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How to Change Brake Pads on a 2006 Silverado

by Allen Moore; Updated November 07, 2017

Items you will need

  • 2 Wheel chocks

  • Lug wrench

  • Floor jack

  • 2 jack stands

  • Drop pan

  • Brake cleaner

  • Socket set

  • White lithium grease

  • Caliper piston tool

  • Torque wrench

The brake pads on a 2006 Chevy Silverado take the brunt of the abuse delivered to the brake system when you stop your truck. The pads squeeze against the brake rotors to bring the Silverado to a halt, but each time this happens, a tiny amount of pad material wears away on the rotor surface. Sooner or later, you’ll need to change the brake pads on your 2006 Silverado. Anyone with basic auto-repair experience can perform this task in a matter of hours.

Push the wheel chocks against the front and back of left-rear tire to prevent the Silverado from rolling. Turn all the truck’s front lug nuts counterclockwise to loosen them.

Jack the front end off the ground and place the jack stands under the front frame. Lower the Silverado onto the jack stands, carefully. Remove the front lug nuts and wheels manually.

Set the drop pan under the Silverado’s left-front brake assembly. Rinse all the brake dust off the rotor, caliper and hub using brake cleaner.

Unbolt the Silverado’s left-front brake caliper with the socket set. Lift the caliper out of the caliper bracket and remove the old brake pads manually.

Wash the inside of the Silverado’s left-front caliper thoroughly with the brake cleaner to remove any brake dust. Lubricate the slide pins with the white lithium grease. Push the pistons back into the caliper with your caliper tool.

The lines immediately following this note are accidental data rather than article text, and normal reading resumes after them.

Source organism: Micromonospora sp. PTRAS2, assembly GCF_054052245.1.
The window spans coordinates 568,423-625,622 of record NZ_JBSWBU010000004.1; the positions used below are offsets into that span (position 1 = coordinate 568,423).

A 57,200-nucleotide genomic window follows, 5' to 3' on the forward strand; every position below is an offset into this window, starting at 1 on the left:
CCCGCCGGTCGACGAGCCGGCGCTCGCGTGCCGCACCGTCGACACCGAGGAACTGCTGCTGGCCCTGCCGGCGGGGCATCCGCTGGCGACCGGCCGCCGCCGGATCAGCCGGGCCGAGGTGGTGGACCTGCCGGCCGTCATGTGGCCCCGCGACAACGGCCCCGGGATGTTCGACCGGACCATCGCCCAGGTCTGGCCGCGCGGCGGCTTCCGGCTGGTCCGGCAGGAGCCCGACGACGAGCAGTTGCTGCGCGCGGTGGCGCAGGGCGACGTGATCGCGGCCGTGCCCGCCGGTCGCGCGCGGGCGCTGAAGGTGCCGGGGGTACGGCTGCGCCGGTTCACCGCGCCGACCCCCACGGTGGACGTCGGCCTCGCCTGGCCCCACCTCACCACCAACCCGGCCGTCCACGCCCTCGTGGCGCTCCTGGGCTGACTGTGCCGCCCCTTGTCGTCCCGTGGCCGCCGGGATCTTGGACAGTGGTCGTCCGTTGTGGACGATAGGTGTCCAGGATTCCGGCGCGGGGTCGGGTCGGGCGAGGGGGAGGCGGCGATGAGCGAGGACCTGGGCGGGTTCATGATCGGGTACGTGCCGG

Set the Silverado’s new brake pads into position by hand. Slip the caliper back over the brake rotor and thread the caliper bolts back in by hand. Tighten the bolts with the socket set.

Move to the Silverado’s right-front and repeat steps three through seven. Put the front wheels and lug nuts on the truck by hand. Lower the Silverado off the jack stands using the floor jack.

Tighten the Silverado’s front lug nuts to 140 foot-pounds using the torque wrench. Move the wheel chocks away from the Silverado’s back tire before driving.

References

About the Author

Allen Moore's career includes awards in poetry and creative fiction, published lyrics, fiction books and nonfiction articles as well as a master certification in automotive service from the Ford Motor Company. Moore is a contributing writer for RF365.com and various other websites, a ghostwriter for Rainbow Writing and has over a dozen works of fiction currently in print.

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